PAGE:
Diplomacy Scoring Systems

I am going to write about scoring systems. If you want to skip ahead to the end and see a good system you can use, feel free to do so. Recall that the purpose of a scoring system is to provide a just numerical evaluation of a drawn position in a diplomacy game, for quantifying performances in a tournament.

We will start very slowly by stating some properties that diplomacy scoring systems should have.

1. Solo beats Draw beats Elimination/Loss:
A soloist should score more than someone who draws, who should in turn score more than someone who is eliminated or loses.

Comment: This sounds like an obvious property to want. Yet I feel compelled to mention this, and others explicitly, because not all scoring systems have this property. Carnage is a notorious example. (A historical note: We (by this I mean Bob Holt) fixed this problem with Carnage back in 2009. Then people reverted to the older, worse version).

2. Monotonicity:
Compare the score from two games (games are assumed drawn unless otherwise specified), where the only difference is that player A takes a centre off player B in the 2nd game. Then Player A should score more in Game 2 than in Game 1, and it should be the other way around for Player B.

Comment: Again, this sounds obvious, but does not always happen. An example of a system which doesn’t have this property is Tribute.

3. Path independence
A player’s score should only depend on the final centre count of the game.

Comment: In the past systems have been used (e.g. Origins) which use the centre count at each year in the figuring of the final scores. These produce perverse outcomes, where smaller powers can score more than larger powers. Such systems should be avoided on principle and due to their known poor performance.

Comment 2: For a further comment about survival points for eliminated or losing players, keep reading to point #5.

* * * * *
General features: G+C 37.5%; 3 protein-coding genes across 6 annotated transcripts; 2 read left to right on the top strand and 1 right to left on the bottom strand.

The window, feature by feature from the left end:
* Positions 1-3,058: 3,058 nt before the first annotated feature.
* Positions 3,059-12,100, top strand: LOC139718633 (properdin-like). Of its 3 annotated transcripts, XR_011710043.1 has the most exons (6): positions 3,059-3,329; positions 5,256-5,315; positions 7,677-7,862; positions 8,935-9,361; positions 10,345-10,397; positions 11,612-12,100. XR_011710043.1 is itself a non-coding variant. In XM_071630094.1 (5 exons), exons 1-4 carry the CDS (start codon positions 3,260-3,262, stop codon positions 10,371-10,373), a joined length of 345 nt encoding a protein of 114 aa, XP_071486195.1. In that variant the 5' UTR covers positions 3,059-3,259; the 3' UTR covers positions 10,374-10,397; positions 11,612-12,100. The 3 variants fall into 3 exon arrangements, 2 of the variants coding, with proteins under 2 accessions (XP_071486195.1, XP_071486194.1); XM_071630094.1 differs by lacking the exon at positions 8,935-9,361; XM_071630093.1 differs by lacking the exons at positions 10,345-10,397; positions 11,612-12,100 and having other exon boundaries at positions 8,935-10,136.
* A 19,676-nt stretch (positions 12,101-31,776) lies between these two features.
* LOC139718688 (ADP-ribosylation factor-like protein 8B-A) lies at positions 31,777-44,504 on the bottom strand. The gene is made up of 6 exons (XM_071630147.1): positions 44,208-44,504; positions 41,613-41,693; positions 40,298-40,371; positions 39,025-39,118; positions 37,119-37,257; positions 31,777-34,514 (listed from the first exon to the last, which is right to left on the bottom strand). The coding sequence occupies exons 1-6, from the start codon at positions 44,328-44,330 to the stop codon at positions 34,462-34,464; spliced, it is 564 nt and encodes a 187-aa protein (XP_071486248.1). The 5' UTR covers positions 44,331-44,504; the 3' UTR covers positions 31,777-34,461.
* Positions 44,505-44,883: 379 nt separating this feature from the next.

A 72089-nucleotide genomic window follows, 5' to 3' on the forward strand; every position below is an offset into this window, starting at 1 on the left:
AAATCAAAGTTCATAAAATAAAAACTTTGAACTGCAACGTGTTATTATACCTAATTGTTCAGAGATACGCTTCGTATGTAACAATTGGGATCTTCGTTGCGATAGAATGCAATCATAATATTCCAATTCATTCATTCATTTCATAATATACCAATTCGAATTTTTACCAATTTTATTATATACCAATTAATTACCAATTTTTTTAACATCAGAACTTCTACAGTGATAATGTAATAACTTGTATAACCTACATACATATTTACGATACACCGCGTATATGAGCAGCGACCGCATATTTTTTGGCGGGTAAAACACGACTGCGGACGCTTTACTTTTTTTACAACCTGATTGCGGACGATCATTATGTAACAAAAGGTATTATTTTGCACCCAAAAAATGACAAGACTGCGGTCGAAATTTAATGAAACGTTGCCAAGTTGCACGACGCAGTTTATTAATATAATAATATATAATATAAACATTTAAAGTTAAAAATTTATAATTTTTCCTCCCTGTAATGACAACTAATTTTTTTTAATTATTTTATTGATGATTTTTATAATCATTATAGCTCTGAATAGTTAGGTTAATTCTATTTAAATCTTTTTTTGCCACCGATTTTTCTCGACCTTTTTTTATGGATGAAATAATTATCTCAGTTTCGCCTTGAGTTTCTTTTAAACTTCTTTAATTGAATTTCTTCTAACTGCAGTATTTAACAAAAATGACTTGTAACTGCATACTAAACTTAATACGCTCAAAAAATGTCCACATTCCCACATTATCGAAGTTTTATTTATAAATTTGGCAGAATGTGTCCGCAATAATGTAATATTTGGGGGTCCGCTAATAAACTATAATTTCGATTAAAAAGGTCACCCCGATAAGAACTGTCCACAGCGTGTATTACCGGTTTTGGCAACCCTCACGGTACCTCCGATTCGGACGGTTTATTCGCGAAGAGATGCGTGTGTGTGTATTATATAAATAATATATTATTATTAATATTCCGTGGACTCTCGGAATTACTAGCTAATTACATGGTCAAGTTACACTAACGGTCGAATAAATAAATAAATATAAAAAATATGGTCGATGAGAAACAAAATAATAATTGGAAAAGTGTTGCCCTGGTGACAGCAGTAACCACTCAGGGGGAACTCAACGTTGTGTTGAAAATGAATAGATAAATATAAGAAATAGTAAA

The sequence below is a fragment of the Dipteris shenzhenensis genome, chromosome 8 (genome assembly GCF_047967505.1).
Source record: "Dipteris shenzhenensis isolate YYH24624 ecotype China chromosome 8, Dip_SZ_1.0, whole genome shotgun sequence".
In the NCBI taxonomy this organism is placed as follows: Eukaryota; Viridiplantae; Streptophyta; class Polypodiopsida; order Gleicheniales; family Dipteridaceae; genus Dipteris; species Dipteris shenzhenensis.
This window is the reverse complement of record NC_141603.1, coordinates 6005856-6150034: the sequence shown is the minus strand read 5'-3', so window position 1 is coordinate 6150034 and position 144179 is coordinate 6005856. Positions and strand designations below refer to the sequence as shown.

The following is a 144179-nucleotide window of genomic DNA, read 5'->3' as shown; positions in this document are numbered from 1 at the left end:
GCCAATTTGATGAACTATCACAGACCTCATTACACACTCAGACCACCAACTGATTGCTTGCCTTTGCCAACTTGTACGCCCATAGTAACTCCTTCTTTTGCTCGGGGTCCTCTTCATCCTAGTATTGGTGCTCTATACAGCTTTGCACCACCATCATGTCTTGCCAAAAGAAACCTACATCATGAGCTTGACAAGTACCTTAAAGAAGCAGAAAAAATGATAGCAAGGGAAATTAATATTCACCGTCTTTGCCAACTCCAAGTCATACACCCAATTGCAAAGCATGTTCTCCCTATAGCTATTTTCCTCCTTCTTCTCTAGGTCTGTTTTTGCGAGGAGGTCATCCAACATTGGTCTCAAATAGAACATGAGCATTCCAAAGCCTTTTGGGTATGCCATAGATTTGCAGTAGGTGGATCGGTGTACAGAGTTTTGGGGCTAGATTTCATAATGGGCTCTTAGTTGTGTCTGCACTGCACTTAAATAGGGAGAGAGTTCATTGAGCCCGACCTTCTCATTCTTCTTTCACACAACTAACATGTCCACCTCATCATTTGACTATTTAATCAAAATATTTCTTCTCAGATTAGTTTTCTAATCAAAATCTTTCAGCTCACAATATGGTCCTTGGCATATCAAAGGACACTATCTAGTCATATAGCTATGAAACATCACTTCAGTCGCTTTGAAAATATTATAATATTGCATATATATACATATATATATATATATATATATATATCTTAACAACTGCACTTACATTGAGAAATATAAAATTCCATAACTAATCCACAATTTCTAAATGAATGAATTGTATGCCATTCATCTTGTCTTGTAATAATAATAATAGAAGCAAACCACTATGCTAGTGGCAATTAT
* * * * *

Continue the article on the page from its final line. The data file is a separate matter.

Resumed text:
4. Zero Sum.
That the total points given out for each game is a constant.

Comment: There are people who belive that this should be a requirement. It sounds nice at first glance, but (spoiler alert) we will end up ditching this idea, in favour of ensuring requirements 5, 6 and 7 happen.

5. Eliminated or losing players score zero.
As it says in the title.

Comment: This is something that I would argue for in a major tournament, because to be eliminated or lose is to have achieved nothing. In a minor tournament, I am amenable to giving a token sum of survival points as seen in Detour or Cricket after hearing Melissa Call argue persuasively in its favour. An alternative approach that is irrelevant for the question of how to score a single game but relevant for a tournament is to give every player a fixed extra number of points for playing in a round.

6. Convexity/No unnatural Draw Whittling.
If Player A allows Player B to capture every supply centre of Player C, then Player A’s score should not increase.

Comment: If you reach a position which is naturally drawn, and the large players are incentivised to artificially manouver in order to ensure the smaller powers can be safely eliminated, then this causes the game to drag on longer than it should, and feels particularly nasty towards those who are eliminated late. This is essentially the standard argument against draw size based systems, although draw based scoring has other undesirable implications that I won’t get into here.

7. Reward the draw
The difference between a 1SC power in a draw must be significantly different from an elimination/loss.

Comment: I believe that there is a significant difference in achievement in making it into the draw, and that this should be rewarded by the scoring system. This is a property that is seriously lacking in some systems (Squares is a notable offender here).

8. No ties.
It is impossible to avoid ties together, but the ideal is for a system is to have as few ties at the top end of the field as possible.

Comment: If you have a simple scoring system, then you have to deal with tiebreakers. I have determined that humans are bad at coming up with tiebreaker rules. For an example, look at the farcical boundaries rule which determined the winner of the 2019 World Cup. Thus, I prefer to avoid them. Though I will mention one tiebreaker rule I read once in some tournament rules and rather fancied: “Ties will be broken by strength of opponents faced. Strength of opponents is determined by their performance in this tournament.” How exactly the strength of opponents was determined was not explicated.

9. The soloist does not win the tournament by default